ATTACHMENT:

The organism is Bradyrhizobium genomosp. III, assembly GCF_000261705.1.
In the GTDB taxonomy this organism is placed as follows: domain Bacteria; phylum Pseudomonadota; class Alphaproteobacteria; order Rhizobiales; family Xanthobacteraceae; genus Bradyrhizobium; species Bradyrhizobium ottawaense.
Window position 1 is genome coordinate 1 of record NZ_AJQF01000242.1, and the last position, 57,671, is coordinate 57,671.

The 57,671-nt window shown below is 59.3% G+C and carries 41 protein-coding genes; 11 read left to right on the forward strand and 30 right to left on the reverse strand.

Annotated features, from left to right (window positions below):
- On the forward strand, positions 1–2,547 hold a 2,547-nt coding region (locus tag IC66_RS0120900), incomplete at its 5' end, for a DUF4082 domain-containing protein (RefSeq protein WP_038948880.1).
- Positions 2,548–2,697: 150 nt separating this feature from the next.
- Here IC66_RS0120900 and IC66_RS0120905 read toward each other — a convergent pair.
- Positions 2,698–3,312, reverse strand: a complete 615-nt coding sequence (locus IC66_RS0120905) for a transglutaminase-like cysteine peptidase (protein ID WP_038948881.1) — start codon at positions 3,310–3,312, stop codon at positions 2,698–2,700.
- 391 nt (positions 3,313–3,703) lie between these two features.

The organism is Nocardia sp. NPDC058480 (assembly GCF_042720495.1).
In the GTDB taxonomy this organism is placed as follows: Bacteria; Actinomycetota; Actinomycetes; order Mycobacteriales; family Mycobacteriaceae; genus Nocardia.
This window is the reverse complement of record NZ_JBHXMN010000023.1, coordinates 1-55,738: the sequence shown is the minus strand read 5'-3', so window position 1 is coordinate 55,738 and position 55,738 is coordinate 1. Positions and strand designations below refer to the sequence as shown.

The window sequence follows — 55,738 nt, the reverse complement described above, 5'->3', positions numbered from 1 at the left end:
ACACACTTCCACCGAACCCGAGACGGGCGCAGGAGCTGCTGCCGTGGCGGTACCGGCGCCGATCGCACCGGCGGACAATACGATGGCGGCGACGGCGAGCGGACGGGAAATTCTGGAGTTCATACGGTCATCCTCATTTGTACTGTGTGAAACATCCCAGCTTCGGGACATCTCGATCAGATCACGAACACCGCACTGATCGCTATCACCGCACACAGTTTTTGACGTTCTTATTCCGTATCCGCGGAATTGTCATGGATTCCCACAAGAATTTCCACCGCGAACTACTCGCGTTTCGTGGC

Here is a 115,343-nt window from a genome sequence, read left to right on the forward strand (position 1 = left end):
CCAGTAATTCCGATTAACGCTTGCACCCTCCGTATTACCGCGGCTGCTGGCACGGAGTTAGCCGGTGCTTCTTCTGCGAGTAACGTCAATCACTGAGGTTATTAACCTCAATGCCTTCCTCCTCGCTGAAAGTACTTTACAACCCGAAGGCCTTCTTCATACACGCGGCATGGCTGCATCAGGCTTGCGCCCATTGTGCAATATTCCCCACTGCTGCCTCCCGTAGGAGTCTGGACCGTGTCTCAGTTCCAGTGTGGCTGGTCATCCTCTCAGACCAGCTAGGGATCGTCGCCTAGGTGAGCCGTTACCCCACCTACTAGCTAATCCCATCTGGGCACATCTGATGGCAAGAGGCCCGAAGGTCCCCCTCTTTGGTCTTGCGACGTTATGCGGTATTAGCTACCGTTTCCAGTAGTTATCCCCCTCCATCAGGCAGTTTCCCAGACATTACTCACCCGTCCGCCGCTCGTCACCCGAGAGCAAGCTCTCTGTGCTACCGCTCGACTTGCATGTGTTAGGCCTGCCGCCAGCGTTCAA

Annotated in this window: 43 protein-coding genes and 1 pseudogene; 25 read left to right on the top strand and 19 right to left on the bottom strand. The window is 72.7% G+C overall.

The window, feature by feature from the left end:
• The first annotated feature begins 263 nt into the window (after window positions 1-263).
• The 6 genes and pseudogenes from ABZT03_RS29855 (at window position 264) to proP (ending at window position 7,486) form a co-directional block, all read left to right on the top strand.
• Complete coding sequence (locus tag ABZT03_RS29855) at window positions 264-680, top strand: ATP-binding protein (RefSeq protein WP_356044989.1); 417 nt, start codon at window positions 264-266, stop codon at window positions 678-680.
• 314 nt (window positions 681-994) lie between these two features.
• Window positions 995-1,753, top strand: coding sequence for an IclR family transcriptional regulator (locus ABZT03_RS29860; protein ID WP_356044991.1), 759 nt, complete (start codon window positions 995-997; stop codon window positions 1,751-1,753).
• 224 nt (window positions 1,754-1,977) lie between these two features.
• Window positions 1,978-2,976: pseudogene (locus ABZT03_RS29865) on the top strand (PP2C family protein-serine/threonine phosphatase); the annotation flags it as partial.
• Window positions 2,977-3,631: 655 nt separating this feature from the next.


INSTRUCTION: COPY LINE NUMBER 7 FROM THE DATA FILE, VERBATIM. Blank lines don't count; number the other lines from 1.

- Positions 2,548–2,697: 150 nt separating this feature from the next.